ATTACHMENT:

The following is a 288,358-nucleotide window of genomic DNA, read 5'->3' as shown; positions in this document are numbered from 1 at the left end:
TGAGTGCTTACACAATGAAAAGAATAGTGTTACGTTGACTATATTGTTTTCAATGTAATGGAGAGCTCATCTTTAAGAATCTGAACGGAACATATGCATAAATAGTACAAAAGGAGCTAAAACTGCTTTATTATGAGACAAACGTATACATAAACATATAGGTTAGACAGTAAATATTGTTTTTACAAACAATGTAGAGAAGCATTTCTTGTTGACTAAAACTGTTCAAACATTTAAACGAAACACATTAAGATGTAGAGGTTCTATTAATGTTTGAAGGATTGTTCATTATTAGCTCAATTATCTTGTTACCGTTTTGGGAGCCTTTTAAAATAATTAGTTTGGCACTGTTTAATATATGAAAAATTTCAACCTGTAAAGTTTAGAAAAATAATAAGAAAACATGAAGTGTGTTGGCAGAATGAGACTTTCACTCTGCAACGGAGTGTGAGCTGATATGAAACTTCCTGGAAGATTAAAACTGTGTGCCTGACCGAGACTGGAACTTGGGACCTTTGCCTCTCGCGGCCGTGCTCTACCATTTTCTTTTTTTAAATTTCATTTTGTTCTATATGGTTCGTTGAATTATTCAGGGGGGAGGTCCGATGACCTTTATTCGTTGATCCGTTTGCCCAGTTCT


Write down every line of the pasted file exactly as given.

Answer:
The following is a 288,358-nucleotide window of genomic DNA, read 5'->3' as shown; positions in this document are numbered from 1 at the left end:
TGAGTGCTTACACAATGAAAAGAATAGTGTTACGTTGACTATATTGTTTTCAATGTAATGGAGAGCTCATCTTTAAGAATCTGAACGGAACATATGCATAAATAGTACAAAAGGAGCTAAAACTGCTTTATTATGAGACAAACGTATACATAAACATATAGGTTAGACAGTAAATATTGTTTTTACAAACAATGTAGAGAAGCATTTCTTGTTGACTAAAACTGTTCAAACATTTAAACGAAACACATTAAGATGTAGAGGTTCTATTAATGTTTGAAGGATTGTTCATTATTAGCTCAATTATCTTGTTACCGTTTTGGGAGCCTTTTAAAATAATTAGTTTGGCACTGTTTAATATATGAAAAATTTCAACCTGTAAAGTTTAGAAAAATAATAAGAAAACATGAAGTGTGTTGGCAGAATGAGACTTTCACTCTGCAACGGAGTGTGAGCTGATATGAAACTTCCTGGAAGATTAAAACTGTGTGCCTGACCGAGACTGGAACTTGGGACCTTTGCCTCTCGCGGCCGTGCTCTACCATTTTCTTTTTTTAAATTTCATTTTGTTCTATATGGTTCGTTGAATTATTCAGGGGGGAGGTCCGATGACCTTTATTCGTTGATCCGTTTGCCCAGTTCT